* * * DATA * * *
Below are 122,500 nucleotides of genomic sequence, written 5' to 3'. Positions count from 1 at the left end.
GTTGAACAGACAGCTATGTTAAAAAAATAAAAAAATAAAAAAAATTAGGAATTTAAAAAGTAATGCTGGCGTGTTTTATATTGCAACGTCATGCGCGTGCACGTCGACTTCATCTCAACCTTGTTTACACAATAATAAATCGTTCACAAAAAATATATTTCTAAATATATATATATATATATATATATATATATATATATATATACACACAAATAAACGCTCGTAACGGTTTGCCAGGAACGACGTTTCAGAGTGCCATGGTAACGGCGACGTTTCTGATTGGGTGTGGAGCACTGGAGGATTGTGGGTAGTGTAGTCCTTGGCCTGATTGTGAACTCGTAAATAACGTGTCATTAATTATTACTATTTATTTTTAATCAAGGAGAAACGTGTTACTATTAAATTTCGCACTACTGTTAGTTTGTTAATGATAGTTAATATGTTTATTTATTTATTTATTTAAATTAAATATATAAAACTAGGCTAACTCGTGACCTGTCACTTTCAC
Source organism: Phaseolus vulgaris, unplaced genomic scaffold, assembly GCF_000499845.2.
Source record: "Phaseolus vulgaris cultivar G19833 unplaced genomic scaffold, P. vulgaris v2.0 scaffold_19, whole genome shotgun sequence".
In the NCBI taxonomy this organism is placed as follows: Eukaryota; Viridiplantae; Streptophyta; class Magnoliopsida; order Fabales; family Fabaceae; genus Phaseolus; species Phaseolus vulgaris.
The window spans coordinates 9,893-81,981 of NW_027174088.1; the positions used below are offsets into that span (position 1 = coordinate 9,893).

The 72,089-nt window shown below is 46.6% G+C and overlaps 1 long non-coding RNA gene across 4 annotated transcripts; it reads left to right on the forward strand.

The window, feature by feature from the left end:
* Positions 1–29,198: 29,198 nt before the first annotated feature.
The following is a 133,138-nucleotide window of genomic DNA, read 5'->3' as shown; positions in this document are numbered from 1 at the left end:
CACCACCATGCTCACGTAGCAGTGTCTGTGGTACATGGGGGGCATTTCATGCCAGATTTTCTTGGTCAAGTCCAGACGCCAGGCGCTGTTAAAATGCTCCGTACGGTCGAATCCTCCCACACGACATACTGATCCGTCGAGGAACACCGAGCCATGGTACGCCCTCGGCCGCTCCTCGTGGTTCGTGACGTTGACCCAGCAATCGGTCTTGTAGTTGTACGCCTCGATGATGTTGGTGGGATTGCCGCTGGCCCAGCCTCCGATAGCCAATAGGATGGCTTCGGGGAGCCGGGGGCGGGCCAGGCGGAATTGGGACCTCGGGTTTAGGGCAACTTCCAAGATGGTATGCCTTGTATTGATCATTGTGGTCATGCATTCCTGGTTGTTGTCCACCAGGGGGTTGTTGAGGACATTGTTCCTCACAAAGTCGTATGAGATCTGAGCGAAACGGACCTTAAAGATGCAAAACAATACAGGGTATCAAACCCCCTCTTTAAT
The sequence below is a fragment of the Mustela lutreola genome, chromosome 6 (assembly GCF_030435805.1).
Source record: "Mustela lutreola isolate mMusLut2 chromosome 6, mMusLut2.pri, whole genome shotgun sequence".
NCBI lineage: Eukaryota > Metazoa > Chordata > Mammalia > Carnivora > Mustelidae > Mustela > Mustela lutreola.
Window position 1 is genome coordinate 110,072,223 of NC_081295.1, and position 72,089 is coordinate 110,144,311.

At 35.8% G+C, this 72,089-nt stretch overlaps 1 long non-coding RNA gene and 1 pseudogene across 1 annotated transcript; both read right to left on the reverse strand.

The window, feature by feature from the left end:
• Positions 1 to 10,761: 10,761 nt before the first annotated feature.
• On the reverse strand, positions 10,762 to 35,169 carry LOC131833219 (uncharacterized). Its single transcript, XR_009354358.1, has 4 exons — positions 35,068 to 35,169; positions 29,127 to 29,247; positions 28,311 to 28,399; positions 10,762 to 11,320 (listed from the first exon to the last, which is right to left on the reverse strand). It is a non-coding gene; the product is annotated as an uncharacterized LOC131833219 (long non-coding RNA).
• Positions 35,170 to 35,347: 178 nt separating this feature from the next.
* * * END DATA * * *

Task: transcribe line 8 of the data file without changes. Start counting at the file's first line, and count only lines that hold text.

The window, feature by feature from the left end: